Chinese Medicine Day is March 17th!
Here in the United States, we may often think of March 17th as a celebration of Irish heritage, but it's also a significant day in Chinese cultural history.
In February of 1929, the China Central Health Department held a conference in Nanjing, the capital of China at the time. Dr. Yu Yan, a physician who had studied western medicine in Japan and head of the Department, proposed that “old medicine” (meaning traditional Chinese medicine, as opposed to the new, western medicine) be abolished. All existing TCM practitioners would need to be registered and trained in western medicine to continue practicing at all. Medical care in China moving forward would be only western medicine using western drugs. At the time, not only was there no licensure, but most TCM practitioners were without formal schooling, usually learning lineage-based diagnosis, acupuncture techniques and herbal medicine through ancient texts and apprenticeships. Only a few technical or specialty programs for TCM existed in the entire country.
Understandably, this proposal caused an uproar among Chinese medicine practitioners, their patients, and the Chinese medicine industry, such as it was at the time. The abolishment of TCM would essentially deny affordable, primary medical treatment for literally millions of people (China already had a population of over 450 million in the 1920s). It would also discard and delegitimize a cultural treasure that was both a philosophy and a medical tradition that had been in continuous study and use for millennia.
A meeting was called in Shanghai on March 17th to discuss this shocking proposal. Hundreds of stakeholders and representatives from all over China gathered to find a way to protect this vital part of Chinese culture and health care, and a counterproposal was made: to preserve and modernize traditional Chinese medicine by officially including TCM schools in the educational system, creating provincial-level TCM Universities, and establishing a means for practitioner licensure.
After many months of lobbying, the counterproposal was adopted, and eventually March 17th was designated National Medicine Day (or Chinese Medicine Day as it's called here in the U.S.) to memorialize this victory. In 1956, four top level TCM Universities were established: the TCM Universities of Beijing in the North, of Guangzhou in the South, of Shanghai in the East, and of Chengdu in the West. Their Presidents were personally appointed by Premier Zhou Enlai, cementing the status and importance of TCM in China. TCM Practitioners became licensed, TCM departments in integrated hospitals were established, and standalone TCM hospitals were built.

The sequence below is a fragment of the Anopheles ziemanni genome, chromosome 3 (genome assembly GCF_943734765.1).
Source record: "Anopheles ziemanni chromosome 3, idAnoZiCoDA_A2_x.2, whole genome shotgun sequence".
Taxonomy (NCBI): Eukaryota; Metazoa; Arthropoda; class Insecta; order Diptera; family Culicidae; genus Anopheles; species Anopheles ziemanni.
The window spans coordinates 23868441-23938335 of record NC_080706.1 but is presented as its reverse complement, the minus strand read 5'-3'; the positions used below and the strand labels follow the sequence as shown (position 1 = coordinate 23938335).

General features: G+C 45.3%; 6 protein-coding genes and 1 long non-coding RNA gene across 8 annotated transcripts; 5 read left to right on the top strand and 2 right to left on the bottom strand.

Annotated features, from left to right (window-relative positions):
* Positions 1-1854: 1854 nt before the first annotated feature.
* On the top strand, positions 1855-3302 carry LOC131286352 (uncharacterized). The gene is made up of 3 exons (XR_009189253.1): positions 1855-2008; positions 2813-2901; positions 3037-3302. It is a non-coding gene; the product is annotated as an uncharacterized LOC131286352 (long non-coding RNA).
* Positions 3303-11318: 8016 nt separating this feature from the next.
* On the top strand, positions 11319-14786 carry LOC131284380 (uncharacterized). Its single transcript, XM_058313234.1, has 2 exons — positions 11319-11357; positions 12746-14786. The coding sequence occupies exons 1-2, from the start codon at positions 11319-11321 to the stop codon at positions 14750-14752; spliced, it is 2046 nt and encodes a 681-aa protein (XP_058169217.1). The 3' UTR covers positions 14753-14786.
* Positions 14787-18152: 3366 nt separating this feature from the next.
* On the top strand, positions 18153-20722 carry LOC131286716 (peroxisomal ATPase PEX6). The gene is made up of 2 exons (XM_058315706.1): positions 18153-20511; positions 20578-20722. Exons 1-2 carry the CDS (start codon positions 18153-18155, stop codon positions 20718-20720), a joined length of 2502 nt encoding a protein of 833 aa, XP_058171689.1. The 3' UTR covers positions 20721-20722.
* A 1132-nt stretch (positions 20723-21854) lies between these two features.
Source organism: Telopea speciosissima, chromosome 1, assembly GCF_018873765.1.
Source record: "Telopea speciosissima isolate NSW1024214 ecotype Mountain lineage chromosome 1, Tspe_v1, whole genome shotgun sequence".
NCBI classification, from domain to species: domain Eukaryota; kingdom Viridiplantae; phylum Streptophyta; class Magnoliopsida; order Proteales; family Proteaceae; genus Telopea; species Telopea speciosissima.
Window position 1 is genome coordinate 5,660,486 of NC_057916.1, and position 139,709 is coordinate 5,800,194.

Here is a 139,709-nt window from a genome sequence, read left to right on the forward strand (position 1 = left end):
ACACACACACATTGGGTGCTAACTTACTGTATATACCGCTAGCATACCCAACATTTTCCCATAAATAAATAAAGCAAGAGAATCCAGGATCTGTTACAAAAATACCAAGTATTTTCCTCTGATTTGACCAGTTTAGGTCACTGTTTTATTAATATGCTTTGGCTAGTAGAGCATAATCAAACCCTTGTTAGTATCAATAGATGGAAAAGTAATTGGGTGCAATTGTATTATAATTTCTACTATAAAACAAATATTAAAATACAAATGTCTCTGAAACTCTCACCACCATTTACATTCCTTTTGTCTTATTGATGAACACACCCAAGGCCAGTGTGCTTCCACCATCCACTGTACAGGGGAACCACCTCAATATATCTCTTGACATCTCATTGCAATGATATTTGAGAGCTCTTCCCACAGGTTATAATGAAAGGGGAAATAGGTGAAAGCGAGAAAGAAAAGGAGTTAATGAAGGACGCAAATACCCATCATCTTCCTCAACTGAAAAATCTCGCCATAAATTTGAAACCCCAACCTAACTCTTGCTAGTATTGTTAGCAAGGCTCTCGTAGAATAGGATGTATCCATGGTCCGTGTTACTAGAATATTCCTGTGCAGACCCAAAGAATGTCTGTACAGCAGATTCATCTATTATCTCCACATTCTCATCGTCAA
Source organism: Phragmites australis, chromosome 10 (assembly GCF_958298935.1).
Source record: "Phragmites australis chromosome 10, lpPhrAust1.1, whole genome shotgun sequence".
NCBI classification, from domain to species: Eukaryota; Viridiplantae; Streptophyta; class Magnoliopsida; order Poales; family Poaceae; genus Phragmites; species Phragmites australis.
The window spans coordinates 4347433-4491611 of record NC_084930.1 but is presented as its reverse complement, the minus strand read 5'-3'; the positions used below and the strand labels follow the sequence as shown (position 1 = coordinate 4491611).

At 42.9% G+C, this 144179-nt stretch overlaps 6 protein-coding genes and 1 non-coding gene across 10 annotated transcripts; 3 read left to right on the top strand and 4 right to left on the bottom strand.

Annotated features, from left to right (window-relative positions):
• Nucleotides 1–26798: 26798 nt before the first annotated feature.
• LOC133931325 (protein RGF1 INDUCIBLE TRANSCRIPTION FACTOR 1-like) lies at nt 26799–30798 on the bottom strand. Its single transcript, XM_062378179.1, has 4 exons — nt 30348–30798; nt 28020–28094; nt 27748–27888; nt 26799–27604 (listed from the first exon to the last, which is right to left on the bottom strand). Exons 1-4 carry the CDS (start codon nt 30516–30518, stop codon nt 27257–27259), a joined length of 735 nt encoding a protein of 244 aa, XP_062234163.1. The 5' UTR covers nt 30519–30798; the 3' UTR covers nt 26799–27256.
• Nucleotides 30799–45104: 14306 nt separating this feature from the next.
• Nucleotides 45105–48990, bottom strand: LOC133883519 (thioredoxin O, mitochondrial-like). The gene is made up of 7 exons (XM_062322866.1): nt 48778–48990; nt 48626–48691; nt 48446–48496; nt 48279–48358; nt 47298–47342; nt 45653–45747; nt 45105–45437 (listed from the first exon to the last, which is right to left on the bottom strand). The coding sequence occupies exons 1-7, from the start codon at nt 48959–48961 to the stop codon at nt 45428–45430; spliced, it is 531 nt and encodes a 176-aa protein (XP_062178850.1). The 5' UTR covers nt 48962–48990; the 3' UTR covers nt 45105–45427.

Today, close to 90% of China’s 1.4 billion people use traditional Chinese medicine regularly, its value has been proven repeatedly through the decades by western science, and its practice thrives in many other parts of the world, including here in the U.S. Here at Mayway we’ve celebrated Chinese Medicine Day with the Community for over 30 years—by working on committees to organize annual academic conferences and public lectures on TCM, and sponsoring free diagnosis and medicine events at local venues.
(Archival photos courtesy of Lanzhou Foci, the original makers of extracted teapills which coincidentally was founded in 1929 by Yu Hui Guan, a devout Buddhist passionate about Traditional Chinese Medicine. He named his factory "Foci" meaning "Benevolent Buddha.")
Yvonne Lau has been the President of Mayway Herbs since 1997 but has worked in the family Chinese herb business since childhood. She first visited China in 1982, and still travels there annually for business and pleasure. She has had the good fortune and honor to work with many people both in China and the US who are passionate about Chinese Medicine and about herb quality.
Yvonne has also been active as the Vice President of the Chinese Herb Trade Association of America since 1998, a trade group founded in 1984 representing over 300 Chinese herb importers, distributors, and retailers primarily in California. She chairs the Regulatory Compliance Committee for the Association, and in this role has lectured about Good Manufacturing Practices and best business practices, as well as organized and moderated meetings between regulatory agencies and the Association.